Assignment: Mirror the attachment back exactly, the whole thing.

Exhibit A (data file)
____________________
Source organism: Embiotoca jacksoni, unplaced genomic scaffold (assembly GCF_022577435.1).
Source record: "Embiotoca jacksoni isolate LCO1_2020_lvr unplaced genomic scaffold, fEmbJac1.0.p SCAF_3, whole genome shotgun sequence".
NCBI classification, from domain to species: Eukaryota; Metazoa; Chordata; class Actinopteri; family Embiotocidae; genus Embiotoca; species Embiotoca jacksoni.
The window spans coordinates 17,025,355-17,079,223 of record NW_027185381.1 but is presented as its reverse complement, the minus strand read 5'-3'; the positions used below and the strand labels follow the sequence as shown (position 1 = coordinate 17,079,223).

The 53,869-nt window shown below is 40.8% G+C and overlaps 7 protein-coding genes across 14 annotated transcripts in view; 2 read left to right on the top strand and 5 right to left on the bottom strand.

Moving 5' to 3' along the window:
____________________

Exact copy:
Source organism: Embiotoca jacksoni, unplaced genomic scaffold (assembly GCF_022577435.1).
Source record: "Embiotoca jacksoni isolate LCO1_2020_lvr unplaced genomic scaffold, fEmbJac1.0.p SCAF_3, whole genome shotgun sequence".
NCBI classification, from domain to species: Eukaryota; Metazoa; Chordata; class Actinopteri; family Embiotocidae; genus Embiotoca; species Embiotoca jacksoni.
The window spans coordinates 17,025,355-17,079,223 of record NW_027185381.1 but is presented as its reverse complement, the minus strand read 5'-3'; the positions used below and the strand labels follow the sequence as shown (position 1 = coordinate 17,079,223).

The 53,869-nt window shown below is 40.8% G+C and overlaps 7 protein-coding genes across 14 annotated transcripts in view; 2 read left to right on the top strand and 5 right to left on the bottom strand.

Moving 5' to 3' along the window: